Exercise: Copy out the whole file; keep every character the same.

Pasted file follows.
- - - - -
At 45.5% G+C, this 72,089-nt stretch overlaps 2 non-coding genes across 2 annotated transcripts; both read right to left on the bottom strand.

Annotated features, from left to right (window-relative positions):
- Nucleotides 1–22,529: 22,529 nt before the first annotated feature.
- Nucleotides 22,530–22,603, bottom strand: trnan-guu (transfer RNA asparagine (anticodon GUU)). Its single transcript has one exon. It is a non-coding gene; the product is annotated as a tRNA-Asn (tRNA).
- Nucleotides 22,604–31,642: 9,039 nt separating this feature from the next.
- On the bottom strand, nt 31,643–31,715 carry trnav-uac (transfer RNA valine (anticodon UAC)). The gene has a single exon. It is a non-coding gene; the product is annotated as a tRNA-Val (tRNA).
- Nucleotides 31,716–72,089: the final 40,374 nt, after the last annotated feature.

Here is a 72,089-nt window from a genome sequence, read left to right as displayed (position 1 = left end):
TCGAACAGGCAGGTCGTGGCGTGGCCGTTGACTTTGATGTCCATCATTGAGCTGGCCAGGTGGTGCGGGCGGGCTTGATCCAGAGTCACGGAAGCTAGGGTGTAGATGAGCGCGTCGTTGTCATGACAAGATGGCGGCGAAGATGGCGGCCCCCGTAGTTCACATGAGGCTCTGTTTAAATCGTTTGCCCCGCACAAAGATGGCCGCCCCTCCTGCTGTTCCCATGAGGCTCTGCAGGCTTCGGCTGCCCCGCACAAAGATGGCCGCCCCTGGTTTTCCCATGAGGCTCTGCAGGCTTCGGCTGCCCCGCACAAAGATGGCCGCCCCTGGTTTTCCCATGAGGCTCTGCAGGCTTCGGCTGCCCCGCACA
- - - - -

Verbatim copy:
At 45.5% G+C, this 72,089-nt stretch overlaps 2 non-coding genes across 2 annotated transcripts; both read right to left on the bottom strand.

Annotated features, from left to right (window-relative positions):
- Nucleotides 1–22,529: 22,529 nt before the first annotated feature.
- Nucleotides 22,530–22,603, bottom strand: trnan-guu (transfer RNA asparagine (anticodon GUU)). Its single transcript has one exon. It is a non-coding gene; the product is annotated as a tRNA-Asn (tRNA).
- Nucleotides 22,604–31,642: 9,039 nt separating this feature from the next.
- On the bottom strand, nt 31,643–31,715 carry trnav-uac (transfer RNA valine (anticodon UAC)). The gene has a single exon. It is a non-coding gene; the product is annotated as a tRNA-Val (tRNA).
- Nucleotides 31,716–72,089: the final 40,374 nt, after the last annotated feature.

Here is a 72,089-nt window from a genome sequence, read left to right as displayed (position 1 = left end):
TCGAACAGGCAGGTCGTGGCGTGGCCGTTGACTTTGATGTCCATCATTGAGCTGGCCAGGTGGTGCGGGCGGGCTTGATCCAGAGTCACGGAAGCTAGGGTGTAGATGAGCGCGTCGTTGTCATGACAAGATGGCGGCGAAGATGGCGGCCCCCGTAGTTCACATGAGGCTCTGTTTAAATCGTTTGCCCCGCACAAAGATGGCCGCCCCTCCTGCTGTTCCCATGAGGCTCTGCAGGCTTCGGCTGCCCCGCACAAAGATGGCCGCCCCTGGTTTTCCCATGAGGCTCTGCAGGCTTCGGCTGCCCCGCACAAAGATGGCCGCCCCTGGTTTTCCCATGAGGCTCTGCAGGCTTCGGCTGCCCCGCACA